Criminologists work to pre-empt terror attacks at transport hubs
Thu, 14 Apr 2016 11:38:00 BST
“…procedures for security at airports is fairly universal, but there isn’t a consistent approach for land transport…”
FOLLOWING successful completion of an EU-funded research project, a team of criminologists at the University of Huddersfield has come up with proposals to make European transport hubs safer to terrorist attack.
In addition to practical measures such as blastproof bins, shatterproof glass and improved sightlines for surveillance, members of the University’s Applied Criminology Centre (ACC) – led by Professor Alex Hirschfield (pictured) – have also recommended procedural improvements, such as better communications, heightened standards of staff training and regular consultation between the different bodies in charge of these sites.
The research focussed on mixed-use interchanges that bring together different forms of transport such as surface rail, metro systems, bus stations and tram terminals, plus retail and leisure outlets. “There can be different bodies responsible for these different functions and they don’t necessarily communicate with each other,” said Professor Hirschfield, explaining the need for what he describes as “holistic governance” at these sites.
The 15-month project completed by the University of Huddersfield team is named Pre-EMPT – standing for Process Review and Evaluation of Multi-Modal Passenger Terminal Security.
After a highly-competitive tendering process, DG Move – the EU directorate responsible for transport security – selected Professor Hirschfield’s Applied Criminology Centre to carry out the research. Now, it is hoped that further work will be done, leading to wider dissemination of the findings and the development of a “toolkit” that will enable transport hubs to pre-empt attacks and, if they do occur, to lessen their impact.
When the ACC team embarked on Pre-EMPT it analysed previous research, carried out fieldwork at multi-use transport hubs in a number of European countries and drew up a “conceptual attack framework” that combined both actual recorded incidents with “theoretically plausible attacks and responses”.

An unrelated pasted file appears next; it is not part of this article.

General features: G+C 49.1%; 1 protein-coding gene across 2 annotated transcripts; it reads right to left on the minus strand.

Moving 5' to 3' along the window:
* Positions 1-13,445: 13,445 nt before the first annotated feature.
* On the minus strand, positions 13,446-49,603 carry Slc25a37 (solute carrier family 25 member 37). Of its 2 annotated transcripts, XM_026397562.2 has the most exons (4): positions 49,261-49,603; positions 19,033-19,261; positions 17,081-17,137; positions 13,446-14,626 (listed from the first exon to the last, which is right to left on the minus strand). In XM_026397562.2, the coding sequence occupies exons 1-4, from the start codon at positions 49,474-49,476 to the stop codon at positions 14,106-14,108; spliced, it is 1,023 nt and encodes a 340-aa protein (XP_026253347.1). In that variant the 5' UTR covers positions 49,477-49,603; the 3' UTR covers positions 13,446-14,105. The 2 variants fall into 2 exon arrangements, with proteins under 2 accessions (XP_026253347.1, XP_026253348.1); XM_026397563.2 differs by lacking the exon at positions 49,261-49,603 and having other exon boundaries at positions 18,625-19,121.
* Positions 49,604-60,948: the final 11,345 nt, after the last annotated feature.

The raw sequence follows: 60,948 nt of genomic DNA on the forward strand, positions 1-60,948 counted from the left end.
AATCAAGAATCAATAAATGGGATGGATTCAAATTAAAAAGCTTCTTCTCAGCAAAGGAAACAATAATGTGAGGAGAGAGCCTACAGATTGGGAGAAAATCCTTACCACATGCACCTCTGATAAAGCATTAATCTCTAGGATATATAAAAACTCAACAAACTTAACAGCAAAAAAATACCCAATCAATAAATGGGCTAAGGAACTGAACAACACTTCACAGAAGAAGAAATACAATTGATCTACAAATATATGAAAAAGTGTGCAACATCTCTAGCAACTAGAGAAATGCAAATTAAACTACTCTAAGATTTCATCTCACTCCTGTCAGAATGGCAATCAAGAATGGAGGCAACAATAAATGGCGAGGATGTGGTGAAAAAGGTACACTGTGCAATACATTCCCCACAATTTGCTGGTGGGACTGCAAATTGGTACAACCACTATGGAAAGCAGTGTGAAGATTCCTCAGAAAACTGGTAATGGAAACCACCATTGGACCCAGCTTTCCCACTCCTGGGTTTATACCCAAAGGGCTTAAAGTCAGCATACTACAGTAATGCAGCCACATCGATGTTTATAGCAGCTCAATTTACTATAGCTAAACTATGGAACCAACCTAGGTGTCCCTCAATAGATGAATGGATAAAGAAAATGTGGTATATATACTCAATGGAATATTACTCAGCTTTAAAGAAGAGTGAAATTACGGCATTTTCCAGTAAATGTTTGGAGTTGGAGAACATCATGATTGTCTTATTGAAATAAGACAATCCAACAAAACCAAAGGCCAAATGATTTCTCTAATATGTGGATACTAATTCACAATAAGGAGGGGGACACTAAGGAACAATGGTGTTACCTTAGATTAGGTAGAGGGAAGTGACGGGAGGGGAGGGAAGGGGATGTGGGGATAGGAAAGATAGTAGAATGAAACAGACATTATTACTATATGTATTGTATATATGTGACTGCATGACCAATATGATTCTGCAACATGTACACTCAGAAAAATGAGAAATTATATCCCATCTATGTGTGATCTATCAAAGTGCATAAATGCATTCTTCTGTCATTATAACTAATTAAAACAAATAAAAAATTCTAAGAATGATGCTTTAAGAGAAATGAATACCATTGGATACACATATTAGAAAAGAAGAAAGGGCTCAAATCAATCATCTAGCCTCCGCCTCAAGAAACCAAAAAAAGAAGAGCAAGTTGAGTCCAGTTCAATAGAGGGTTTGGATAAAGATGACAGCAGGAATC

The goal of the research was to develop principles that could become uniform at complex transport hubs throughout the EU.
“Procedures for security at airports is fairly universal, but there isn’t a consistent approach for land transport,” said Professor Hirschfield.
Recommendations that have emerged from Pre-EMPT include common standards for vetting staff, to lessen the possibility of insider threats. It is also vital to ensure that staff are trained in how to identify and report suspicious behaviour.
“That is important because terrorists quite often carry out hostile reconnaissance. Before an attack takes place they go and visit the site to plan how they are going to perpetrate the attack,” said Professor Hirschfield.
The ACC recommendations also include protection measures to make it more difficult to break into terminals and also mitigate injuries and damage if the worst happens.
Although the Pre-EMPT project focussed on the complexities of multi-use land transport hubs, Professor Hirschfield has also pondered the lessons of the recent Brussels airport attack.
“It has opened up a discussion about which parts of an airport should be protected. We focus a lot on the protection of the air side, in order to prevent the weapons and explosives being carried on to aircraft, but we have not always included the ‘land side’ area of airports before security where people queue up to check in.”
“We found in our project that there is a balance to be struck between adequate security and allowing day-to-day activity to continue,” said Professor Hirschfield, who added that if security was increased in all areas of the terminal then terrorists might switch their targets from check-in desks to concentrations of people at the airport perimeter.
“Anticipating how perpetrators might respond to security interventions is just one of many factors that need to be taken into account in the protection of people in crowded places.”
- Professor Hirschfield was joined in the Pre-EMPT research by his ACC colleagues Dr Andrew Newton, Professor Rachel Armitage, Kris Christmann, Dr Leanne Monchuk, Michelle Rogerson, Dr Steve Lui and Visiting Professor Paul Ekblom.